Approximately 70% of stains on garments brought into drycleaning shops are water-based. Ideally such staining should be treated before the garment is drycleaned and kit chemicals, such as protein and tannin removers, can be used.
Around 90% of the stains that remain on garments after drycleaning will be water-based and these developed stains are usually removed with cold water. It is important to decide whether the size of the stain can managed on the spotting table. The larger the stained area, the less suitable it is for treating on the post-spotting table.
Most modern steam spotting tables are equipped with a high pressure water spray or sprays. Detergents and chemicals should NOT be used in this type of spray equipment.
High-pressure water sprays are extremely effective when used in conjunction with the vacuum at removing the small, manageable stains that can appear after drycleaning. Food stains and stains such as blood may be heat-set if treated aggressively with the steam gun, making the stain difficult or even impossible to remove. Water sprays avoid any risk of heat setting and generally wet-out a significantly smaller area of fabric than a steam gun.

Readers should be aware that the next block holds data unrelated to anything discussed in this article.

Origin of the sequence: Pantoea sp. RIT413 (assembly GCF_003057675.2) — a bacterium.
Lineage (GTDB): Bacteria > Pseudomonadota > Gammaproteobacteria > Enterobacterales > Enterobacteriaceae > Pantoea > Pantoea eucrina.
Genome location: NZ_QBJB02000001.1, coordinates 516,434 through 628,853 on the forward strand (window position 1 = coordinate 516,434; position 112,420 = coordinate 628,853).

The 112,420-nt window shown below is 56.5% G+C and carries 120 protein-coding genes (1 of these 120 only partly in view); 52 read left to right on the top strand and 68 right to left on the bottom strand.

Water has a property known as surface tension that makes it difficult for water to penetrate some fabrics – wool in particular. To avoid this problem add one drop of washing liquid to the water spray’s reservoir as this will reduce the surface tension and make it easier for water to penetrate the fabric.
Finally, dyes on garments that carry care labels such as circle P, must be fast to cold water. If localised colour loss results from the use of any other spotting chemical, the cleaner is normally responsible but If in doubt, do a colour test – even with cold water.